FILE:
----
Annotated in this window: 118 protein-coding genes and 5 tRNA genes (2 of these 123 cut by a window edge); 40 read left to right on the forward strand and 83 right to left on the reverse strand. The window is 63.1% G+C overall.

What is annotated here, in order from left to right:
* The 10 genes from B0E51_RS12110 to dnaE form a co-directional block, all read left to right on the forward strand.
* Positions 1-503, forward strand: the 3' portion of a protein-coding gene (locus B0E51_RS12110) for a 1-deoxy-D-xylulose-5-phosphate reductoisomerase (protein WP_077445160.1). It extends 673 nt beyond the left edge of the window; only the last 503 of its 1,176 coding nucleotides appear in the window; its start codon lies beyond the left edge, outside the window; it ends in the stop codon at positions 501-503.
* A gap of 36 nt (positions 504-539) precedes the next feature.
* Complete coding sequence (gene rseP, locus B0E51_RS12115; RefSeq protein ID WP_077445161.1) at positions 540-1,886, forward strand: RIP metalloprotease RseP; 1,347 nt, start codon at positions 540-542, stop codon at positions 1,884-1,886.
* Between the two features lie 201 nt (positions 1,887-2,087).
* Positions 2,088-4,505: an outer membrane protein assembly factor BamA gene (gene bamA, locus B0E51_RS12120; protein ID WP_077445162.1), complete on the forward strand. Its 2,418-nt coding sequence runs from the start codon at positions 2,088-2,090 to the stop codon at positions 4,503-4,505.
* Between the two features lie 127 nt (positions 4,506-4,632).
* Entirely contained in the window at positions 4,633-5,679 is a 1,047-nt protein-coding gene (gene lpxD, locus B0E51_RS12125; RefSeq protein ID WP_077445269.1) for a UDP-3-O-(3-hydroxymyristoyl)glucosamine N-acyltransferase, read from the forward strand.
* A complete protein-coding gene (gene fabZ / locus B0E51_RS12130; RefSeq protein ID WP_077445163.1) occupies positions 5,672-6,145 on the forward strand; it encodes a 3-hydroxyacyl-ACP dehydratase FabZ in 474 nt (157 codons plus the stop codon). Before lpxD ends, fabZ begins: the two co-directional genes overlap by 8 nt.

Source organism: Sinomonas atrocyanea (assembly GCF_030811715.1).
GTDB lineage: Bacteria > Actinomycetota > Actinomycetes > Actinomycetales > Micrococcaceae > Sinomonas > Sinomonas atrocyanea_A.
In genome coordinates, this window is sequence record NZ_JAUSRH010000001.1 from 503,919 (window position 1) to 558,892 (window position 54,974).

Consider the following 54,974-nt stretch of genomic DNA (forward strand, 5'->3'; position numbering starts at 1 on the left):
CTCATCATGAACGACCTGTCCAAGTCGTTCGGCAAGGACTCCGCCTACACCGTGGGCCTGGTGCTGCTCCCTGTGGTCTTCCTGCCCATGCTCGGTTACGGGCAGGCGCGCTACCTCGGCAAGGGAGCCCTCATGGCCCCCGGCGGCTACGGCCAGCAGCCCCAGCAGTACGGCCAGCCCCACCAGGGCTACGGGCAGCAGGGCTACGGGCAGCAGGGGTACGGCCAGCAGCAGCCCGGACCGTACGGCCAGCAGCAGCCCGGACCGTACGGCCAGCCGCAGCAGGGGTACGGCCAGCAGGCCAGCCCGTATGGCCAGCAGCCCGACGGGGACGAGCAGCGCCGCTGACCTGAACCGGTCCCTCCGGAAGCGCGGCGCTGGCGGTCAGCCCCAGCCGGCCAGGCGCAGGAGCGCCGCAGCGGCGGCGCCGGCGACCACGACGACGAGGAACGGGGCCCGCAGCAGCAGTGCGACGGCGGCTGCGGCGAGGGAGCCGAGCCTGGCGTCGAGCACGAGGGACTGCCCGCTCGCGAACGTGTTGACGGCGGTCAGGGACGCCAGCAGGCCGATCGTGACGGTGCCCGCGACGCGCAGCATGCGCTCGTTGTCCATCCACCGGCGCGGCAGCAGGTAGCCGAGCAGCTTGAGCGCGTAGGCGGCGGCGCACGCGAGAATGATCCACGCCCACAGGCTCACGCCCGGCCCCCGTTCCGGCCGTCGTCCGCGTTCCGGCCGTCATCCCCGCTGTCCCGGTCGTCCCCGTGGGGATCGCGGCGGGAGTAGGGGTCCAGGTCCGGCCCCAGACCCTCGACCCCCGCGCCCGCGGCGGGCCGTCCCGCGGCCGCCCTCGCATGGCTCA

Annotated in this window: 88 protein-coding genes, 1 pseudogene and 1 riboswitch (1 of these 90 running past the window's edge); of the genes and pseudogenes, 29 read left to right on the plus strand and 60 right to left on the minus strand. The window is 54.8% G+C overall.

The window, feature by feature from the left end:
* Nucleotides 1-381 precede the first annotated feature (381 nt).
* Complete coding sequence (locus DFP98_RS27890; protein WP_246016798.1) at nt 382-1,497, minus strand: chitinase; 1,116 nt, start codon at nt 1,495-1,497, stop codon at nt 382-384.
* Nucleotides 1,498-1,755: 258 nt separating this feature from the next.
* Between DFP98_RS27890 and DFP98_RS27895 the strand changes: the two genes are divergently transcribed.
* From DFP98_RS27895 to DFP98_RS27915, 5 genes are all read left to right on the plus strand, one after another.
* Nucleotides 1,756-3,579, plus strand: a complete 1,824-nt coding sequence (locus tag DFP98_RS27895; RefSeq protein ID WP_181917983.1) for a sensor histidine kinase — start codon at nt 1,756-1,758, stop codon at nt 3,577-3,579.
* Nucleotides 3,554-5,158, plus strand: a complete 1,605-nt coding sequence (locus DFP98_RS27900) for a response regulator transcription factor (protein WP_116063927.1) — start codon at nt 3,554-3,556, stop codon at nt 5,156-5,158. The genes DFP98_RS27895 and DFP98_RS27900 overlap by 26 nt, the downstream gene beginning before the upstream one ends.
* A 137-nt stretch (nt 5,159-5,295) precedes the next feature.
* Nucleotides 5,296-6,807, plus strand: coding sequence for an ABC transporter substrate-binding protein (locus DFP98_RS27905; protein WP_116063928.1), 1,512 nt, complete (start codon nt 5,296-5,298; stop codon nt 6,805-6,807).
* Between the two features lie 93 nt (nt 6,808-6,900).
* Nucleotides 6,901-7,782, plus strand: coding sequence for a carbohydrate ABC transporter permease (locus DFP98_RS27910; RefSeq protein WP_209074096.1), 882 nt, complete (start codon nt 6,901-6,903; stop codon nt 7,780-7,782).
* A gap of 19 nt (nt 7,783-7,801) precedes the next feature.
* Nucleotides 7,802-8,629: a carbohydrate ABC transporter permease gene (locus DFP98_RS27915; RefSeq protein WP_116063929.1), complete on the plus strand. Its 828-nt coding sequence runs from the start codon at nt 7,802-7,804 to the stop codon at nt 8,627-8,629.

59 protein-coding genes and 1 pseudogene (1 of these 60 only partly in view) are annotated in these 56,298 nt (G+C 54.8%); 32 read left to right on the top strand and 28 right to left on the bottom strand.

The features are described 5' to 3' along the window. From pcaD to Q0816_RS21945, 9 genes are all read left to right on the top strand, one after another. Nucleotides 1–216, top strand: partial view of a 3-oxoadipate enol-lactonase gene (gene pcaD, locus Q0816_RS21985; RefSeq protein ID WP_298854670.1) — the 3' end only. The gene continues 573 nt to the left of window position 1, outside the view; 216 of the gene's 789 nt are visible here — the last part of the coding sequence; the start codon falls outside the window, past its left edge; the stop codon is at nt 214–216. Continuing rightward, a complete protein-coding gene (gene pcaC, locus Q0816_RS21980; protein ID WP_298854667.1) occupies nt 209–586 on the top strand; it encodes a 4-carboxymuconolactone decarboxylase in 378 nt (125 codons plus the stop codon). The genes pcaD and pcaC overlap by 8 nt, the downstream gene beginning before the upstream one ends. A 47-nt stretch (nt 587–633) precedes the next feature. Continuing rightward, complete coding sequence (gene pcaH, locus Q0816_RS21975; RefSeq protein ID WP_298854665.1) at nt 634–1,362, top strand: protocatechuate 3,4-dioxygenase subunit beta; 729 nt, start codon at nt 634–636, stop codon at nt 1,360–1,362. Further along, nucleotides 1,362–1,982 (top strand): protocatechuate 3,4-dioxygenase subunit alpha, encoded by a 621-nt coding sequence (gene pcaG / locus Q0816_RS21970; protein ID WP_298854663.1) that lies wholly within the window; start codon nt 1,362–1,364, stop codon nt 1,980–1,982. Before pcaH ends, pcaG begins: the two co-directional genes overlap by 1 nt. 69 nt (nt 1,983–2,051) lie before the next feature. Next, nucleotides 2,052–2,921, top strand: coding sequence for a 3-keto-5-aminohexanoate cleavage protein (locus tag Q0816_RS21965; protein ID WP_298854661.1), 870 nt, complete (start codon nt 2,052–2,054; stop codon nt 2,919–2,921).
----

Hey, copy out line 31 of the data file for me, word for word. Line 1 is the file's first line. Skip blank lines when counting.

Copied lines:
* Nucleotides 7,802-8,629: a carbohydrate ABC transporter permease gene (locus DFP98_RS27915; RefSeq protein WP_116063929.1), complete on the plus strand. Its 828-nt coding sequence runs from the start codon at nt 7,802-7,804 to the stop codon at nt 8,627-8,629.